Cat Talk

Lacking mental health treatment in our country

Increasing in prevalence, the amount of Americans taking prescription psychiatric medication has reached 1 in 6. Mental illness is rampant in the United States, and the provided support for those struggling is insufficient.

PxHere

Increasing in prevalence, the amount of Americans taking prescription psychiatric medication has reached 1 in 6. Mental illness is rampant in the United States, and the provided support for those struggling is insufficient.

Izzi Graham, Staff Reporter

Hang on for a minute...we're trying to find some more stories you might like.


Email This Story






 In the United States, suicide is the tenth leading cause of death overall, ranking third for ages 10-24 and second for ages 15-24. According to the Center for Disease Control, there are more than twice as many suicides than homicides each year. An American citizen dies from suicide every 12.8 minutes, meaning 121 Americans take their lives each day. Mental illness is rampant in the United States, affecting twenty percent of adults and twenty-three percent of minors. Regardless of these elevated numbers, the amount of mental health treatment available is scarce. Treatment that is accessible is difficult to obtain and costly, often not being sufficient to the patient’s needs. The United States healthcare system requires more affordable, improved mental health treatment.

 Mental illness is prevalent in American society among citizens of all ages and socio-economic backgrounds. Mood disorders, such as depression and bipolar disorder, are the third most common reason for hospital visits ages 18-44. Major Depressive Disorder, also known as clinical depression, is a disorder where one experiences a persistent and intense feeling of sadness for an extended period of time. The school dropout rate for students with mental health disorders is 37 percent, the highest rate of any disability. Contributing to this percentage, the amount of youth with Major Depressive Disorder could fill every major league baseball stadium on the East coast two times. This includes the eight out of every one hundred minors who struggle with severe Major Depressive Disorder.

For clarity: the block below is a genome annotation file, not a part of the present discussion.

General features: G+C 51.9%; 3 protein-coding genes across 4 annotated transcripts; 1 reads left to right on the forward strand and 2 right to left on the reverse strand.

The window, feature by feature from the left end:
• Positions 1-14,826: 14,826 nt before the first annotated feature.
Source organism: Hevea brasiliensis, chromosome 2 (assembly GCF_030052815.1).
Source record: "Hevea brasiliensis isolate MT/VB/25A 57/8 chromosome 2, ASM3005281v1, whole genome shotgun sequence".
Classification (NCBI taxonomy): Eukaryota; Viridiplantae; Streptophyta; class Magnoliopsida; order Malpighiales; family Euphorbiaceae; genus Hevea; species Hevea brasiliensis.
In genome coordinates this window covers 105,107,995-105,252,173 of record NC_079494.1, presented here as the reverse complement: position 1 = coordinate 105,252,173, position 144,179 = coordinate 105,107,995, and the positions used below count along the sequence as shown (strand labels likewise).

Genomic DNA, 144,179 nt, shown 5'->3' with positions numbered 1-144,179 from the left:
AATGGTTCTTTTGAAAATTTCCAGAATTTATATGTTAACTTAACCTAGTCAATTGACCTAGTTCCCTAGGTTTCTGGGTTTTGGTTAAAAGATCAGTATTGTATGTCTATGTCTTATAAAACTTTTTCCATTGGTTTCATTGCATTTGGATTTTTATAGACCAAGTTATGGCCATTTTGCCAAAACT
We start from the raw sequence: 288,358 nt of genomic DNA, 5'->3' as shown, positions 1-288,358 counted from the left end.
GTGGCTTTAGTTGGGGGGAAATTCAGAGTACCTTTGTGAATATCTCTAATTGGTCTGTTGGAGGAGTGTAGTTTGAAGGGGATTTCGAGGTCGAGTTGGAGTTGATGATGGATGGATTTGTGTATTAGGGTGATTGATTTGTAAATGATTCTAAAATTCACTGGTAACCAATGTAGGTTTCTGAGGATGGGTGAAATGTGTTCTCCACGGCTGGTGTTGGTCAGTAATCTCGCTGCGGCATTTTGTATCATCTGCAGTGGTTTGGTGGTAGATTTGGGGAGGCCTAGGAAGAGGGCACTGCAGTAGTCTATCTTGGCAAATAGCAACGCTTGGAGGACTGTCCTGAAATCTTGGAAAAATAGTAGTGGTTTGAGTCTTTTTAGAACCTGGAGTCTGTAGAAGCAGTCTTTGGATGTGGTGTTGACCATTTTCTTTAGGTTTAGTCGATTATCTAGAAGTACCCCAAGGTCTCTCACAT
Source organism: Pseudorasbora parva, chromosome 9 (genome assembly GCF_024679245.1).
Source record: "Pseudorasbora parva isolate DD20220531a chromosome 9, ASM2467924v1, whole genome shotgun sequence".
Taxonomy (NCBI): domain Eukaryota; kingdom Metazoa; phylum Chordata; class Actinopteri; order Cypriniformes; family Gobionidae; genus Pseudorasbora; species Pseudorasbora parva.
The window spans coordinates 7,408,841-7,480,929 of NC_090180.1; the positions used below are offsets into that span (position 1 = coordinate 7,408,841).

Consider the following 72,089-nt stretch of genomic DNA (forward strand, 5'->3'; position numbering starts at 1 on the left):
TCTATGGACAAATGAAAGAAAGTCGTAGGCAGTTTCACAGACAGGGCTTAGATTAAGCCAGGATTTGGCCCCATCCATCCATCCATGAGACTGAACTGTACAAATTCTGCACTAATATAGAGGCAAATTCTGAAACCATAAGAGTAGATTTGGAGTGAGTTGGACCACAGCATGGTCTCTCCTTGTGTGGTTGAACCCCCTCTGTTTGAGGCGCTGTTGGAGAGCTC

Considering the substantial number of individuals afflicted by mental illness in the United States, the extent of mental health treatment is inadequate. Nationally, only one mental health professional is available per 529 patients. 56.5 percent of adults with mental illness and 64.1 percent of minors with Major Depressive Disorder have been deprived of treatment within the last year. This means that 1.7 million youth with Major Depressive Disorder episodes have not had treatment. Only 37.4 percent of minors with severe Major Depressive Disorder have sought treatment, with a mere 21.7 percent of those receiving consistent care.

 The mental health treatment that is available throughout the United States is difficult to receive, as well as extremely expensive. According to the national average, one therapy session costs between $80 to $120, while one day in an inpatient mental health facility ranges from $1,791 to $2,289. An obvious obstacle to obtaining this care is the 7.5 million adults with mental illness who are not covered by insurance. Even of those who do have insurance, 7.9 percent of youth are covered by insurance who do not handle emotional issues. Major Depressive Disorder ranks as the leading cause of disability in the U.S. for ages 15-44; however, 22.94 percent of adults with disability could not afford to go to a doctor. American citizens with mental illness are two and a half to seven times more likely to have issues with medical care because of costs, providing an explanation as to why adults with mental illness die twenty-five years earlier on average. Additionally, seventy-six percent of youth with severe depression have had either no access or insufficient treatment.

 In its entirety, American mental health treatment is inadequate and deficient. Freshman Emily-Rose Hall said, “I think that mental health is really looked down on an,d that if you have a mental illness you are considered crazy. Mental illnesses should be treated with the same respect as physical illnesses because one can be just as serious as the other.”

 

 

Print Friendly, PDF & Email
Izzi Graham, Staff Reporter

Hey there Cat Talk readers! My name is Izzi Graham, and I am a sophomore here at Millbrook. I'm really looking forward to my first year writing for the...

Leave a Comment

If you want a picture to show with your comment, go get a gravatar.




Navigate Left
  • Lacking mental health treatment in our country

    Features

    Catastrophic Crime: Killing more than 90

  • Lacking mental health treatment in our country

    News

    Dance and drama Wildcats visit New York

  • Lacking mental health treatment in our country

    News

    Political Junkie; The process of campaigning for president

  • Lacking mental health treatment in our country

    News

    Willy Wonka comes to Millbrook!

  • Lacking mental health treatment in our country

    News

    What is the deal with the U.S. and Cuba?

  • Lacking mental health treatment in our country

    Breaking News

    Ethiopian airplane crash has worldwide effects

  • Lacking mental health treatment in our country

    Breaking News

    New Zealand mosque shooting leaves dozens dead

  • Lacking mental health treatment in our country

    Breaking News

    Colton turns down his last two bachelorettes

  • Lacking mental health treatment in our country

    Breaking News

    NCSU student car found with ammo

  • News

    Service Club Nominations needed!

Navigate Right
The student news site of Millbrook High School
Lacking mental health treatment in our country